Polish hospitality in practice. Are the houses of Poles open to visitors and refugees?

76% of Poles consider themselves guests and the survey results show that we really appreciate guests. Poles selflessly opened their homes to those fleeing the war in Ukraine. This attitude surprised almost the whole world and confirmed that as a nation we are ready to help in crisis situations.

Author: housemarket.pl June 14, 2022 11:49 am

  • Poles treat guest visits seriously and most hosts prepare accordingly.
  • 25 percent respondents receive guests at least once a week
  • 79 percent of respondents clean the apartment earlier, and 71 percent. prepare a meal
  • An apartment that is too small is the most common reason for not accepting refugees.

From the latest report prepared by the Domondo brand in cooperation with Elephate, you can find out how Polish hospitality is manifested and where we most often receive guests. The study also checked how many people have taken in Ukrainian refugees, how these people evaluate their decision in retrospect, and what prevented many of us from taking such a step.

Poles consider themselves hospitable

Up to 87 percent of Poles believe that we are a hospitable nation, and more than of respondents attribute this trait to themselves. When asked to define hospitality, participants often repeated concepts such as openness and altruism. It is viewed similarly by cultural anthropologist Dr. Inga B. Kuźma, prof. UŁ.

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Poles and hospitality form a harmonious duo. Photo carpet. presses.

– Researcher Adam Pisarek wrote in 2014 that in Polish culture, hospitality is understood as: cordiality, kindness and selflessness. It can be added that this means preparing the food, taking care of the guest to have a good time, and sometimes also spending the night. Of course, not everyone, and not always. However, more or less these characteristics are attributed to the so-called Polish hospitality. These characteristics refer to the models of the old period, cared for, for example, in old noble mansions – says Dr. Inga B.Kuzma.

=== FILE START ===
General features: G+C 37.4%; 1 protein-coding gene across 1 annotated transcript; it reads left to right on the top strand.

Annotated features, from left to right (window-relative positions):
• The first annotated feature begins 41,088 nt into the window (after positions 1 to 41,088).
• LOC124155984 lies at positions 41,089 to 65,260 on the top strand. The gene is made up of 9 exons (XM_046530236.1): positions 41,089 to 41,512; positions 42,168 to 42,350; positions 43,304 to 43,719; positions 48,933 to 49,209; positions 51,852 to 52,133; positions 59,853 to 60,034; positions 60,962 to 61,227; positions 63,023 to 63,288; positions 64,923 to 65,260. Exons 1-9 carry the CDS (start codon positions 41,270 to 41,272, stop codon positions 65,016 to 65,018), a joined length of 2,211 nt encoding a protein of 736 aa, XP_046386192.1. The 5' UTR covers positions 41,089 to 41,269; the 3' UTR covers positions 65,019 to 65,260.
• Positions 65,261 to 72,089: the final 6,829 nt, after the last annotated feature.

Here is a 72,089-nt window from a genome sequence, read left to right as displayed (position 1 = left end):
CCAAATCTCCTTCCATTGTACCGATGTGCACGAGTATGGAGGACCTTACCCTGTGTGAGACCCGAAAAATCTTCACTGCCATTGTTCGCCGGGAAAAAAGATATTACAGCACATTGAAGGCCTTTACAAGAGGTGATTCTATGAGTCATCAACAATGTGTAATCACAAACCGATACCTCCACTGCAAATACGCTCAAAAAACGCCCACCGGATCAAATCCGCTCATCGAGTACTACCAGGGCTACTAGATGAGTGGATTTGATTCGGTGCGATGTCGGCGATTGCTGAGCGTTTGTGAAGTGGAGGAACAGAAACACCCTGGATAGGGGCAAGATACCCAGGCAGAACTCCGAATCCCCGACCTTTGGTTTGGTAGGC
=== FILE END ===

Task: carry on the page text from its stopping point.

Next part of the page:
How do we welcome guests to our homes and apartments?

The frequency with which we receive guests varies – 25%. of respondents do it at least once a week, exactly the same percentage several times a year, 24%. on average, once every 2 weeks, and 21%. once a month. For 86 percent of respondents, the most common place to receive guests is the living room, although sometimes it is also a kitchen, and in good weather, a garden or a terrace (each of these options was indicated by 17 % of respondents).


Hospitality and intimacy in a Polish house. Photo carpet. presses.

The refugees will live in the dormitory in Gliwice

Poles treat guest visits seriously and most hosts prepare accordingly – 79%. of respondents clean the apartment earlier, and 71 percent. prepare a meal. One in three people prepares a place to sleep in advance, if an overnight stay is planned. Plus, 15 percent. of respondents dressed festively before visiting, and 11 percent. takes care of the appropriate decorations, for example lighting candles or buying fresh flowers. To define the limit of privacy, 27%. respondents close the doors of certain rooms (particularly bedrooms) to guests.


The Poles are happy to welcome them home. Photo carpet. presses.

Poles accept refugees

An apartment that is too small is the most common reason for not accepting refugees. Due to the outbreak of war in Ukraine in February 2022, the Poles rushed to the aid of their eastern neighbors. Support often went beyond collecting food, clothes or money – almost 11%. participants in our study report having accepted refugees from Ukraine into their homes. Of this group of Poles, 65% believe in retrospect that it was a good decision. There are also many people who have negative experiences related to accepting refugees – but only 18% are mentioned. Poles who opened the door to those fleeing the war.


Polish hospitality in the face of the war in Ukraine. Photo carpet. presses

However, not everyone could afford to put additional people under their roof. The main reason for not accepting refugees was the small size of the apartment (indicated by no less than 63% of respondents), which meant that Poles would not be able to provide their guests with comfortable conditions. In addition, respondents argued this with the lack of funds for such a scope of assistance (39%), the choice of other forms of support for Ukrainians (35%), the reluctance to accept foreigners to the house (18%), and to a lesser extent – fear of the language barrier (7%).

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